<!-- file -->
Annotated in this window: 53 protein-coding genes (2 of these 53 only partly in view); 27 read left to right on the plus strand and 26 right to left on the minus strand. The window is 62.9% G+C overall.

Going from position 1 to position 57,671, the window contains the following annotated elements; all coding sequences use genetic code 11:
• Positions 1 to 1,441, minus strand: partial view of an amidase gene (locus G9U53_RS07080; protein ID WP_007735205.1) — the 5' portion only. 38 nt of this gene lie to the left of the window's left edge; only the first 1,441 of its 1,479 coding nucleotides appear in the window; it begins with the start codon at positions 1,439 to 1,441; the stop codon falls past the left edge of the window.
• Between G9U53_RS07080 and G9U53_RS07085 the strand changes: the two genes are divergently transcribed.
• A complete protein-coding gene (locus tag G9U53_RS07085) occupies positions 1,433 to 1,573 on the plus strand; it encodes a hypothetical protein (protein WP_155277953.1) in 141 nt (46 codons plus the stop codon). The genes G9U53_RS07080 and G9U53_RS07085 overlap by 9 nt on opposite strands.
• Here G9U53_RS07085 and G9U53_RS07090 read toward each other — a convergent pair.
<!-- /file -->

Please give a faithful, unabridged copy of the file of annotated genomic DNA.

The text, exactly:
Annotated in this window: 53 protein-coding genes (2 of these 53 only partly in view); 27 read left to right on the plus strand and 26 right to left on the minus strand. The window is 62.9% G+C overall.

Going from position 1 to position 57,671, the window contains the following annotated elements; all coding sequences use genetic code 11:
• Positions 1 to 1,441, minus strand: partial view of an amidase gene (locus G9U53_RS07080; protein ID WP_007735205.1) — the 5' portion only. 38 nt of this gene lie to the left of the window's left edge; only the first 1,441 of its 1,479 coding nucleotides appear in the window; it begins with the start codon at positions 1,439 to 1,441; the stop codon falls past the left edge of the window.
• Between G9U53_RS07080 and G9U53_RS07085 the strand changes: the two genes are divergently transcribed.
• A complete protein-coding gene (locus tag G9U53_RS07085) occupies positions 1,433 to 1,573 on the plus strand; it encodes a hypothetical protein (protein WP_155277953.1) in 141 nt (46 codons plus the stop codon). The genes G9U53_RS07080 and G9U53_RS07085 overlap by 9 nt on opposite strands.
• Here G9U53_RS07085 and G9U53_RS07090 read toward each other — a convergent pair.